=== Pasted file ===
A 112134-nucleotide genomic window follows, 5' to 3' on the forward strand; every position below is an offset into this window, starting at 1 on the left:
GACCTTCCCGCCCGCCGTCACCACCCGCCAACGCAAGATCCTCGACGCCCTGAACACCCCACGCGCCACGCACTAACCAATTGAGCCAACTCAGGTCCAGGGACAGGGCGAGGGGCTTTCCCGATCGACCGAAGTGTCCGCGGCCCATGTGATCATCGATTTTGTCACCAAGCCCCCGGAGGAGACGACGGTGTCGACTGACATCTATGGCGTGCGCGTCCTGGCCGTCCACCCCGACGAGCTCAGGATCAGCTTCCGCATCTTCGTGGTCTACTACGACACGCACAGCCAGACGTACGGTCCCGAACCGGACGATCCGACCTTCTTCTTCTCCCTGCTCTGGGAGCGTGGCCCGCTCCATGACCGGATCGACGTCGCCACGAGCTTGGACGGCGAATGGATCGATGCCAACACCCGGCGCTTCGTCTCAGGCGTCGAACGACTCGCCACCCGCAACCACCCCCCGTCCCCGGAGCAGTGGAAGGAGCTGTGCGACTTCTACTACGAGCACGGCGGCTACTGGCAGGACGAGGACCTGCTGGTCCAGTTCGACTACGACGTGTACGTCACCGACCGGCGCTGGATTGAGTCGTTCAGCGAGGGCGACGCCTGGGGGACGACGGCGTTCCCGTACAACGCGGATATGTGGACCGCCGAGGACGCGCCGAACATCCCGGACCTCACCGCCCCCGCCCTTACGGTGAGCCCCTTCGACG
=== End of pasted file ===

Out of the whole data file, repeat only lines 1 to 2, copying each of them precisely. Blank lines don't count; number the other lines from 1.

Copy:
A 112134-nucleotide genomic window follows, 5' to 3' on the forward strand; every position below is an offset into this window, starting at 1 on the left:
GACCTTCCCGCCCGCCGTCACCACCCGCCAACGCAAGATCCTCGACGCCCTGAACACCCCACGCGCCACGCACTAACCAATTGAGCCAACTCAGGTCCAGGGACAGGGCGAGGGGCTTTCCCGATCGACCGAAGTGTCCGCGGCCCATGTGATCATCGATTTTGTCACCAAGCCCCCGGAGGAGACGACGGTGTCGACTGACATCTATGGCGTGCGCGTCCTGGCCGTCCACCCCGACGAGCTCAGGATCAGCTTCCGCATCTTCGTGGTCTACTACGACACGCACAGCCAGACGTACGGTCCCGAACCGGACGATCCGACCTTCTTCTTCTCCCTGCTCTGGGAGCGTGGCCCGCTCCATGACCGGATCGACGTCGCCACGAGCTTGGACGGCGAATGGATCGATGCCAACACCCGGCGCTTCGTCTCAGGCGTCGAACGACTCGCCACCCGCAACCACCCCCCGTCCCCGGAGCAGTGGAAGGAGCTGTGCGACTTCTACTACGAGCACGGCGGCTACTGGCAGGACGAGGACCTGCTGGTCCAGTTCGACTACGACGTGTACGTCACCGACCGGCGCTGGATTGAGTCGTTCAGCGAGGGCGACGCCTGGGGGACGACGGCGTTCCCGTACAACGCGGATATGTGGACCGCCGAGGACGCGCCGAACATCCCGGACCTCACCGCCCCCGCCCTTACGGTGAGCCCCTTCGACG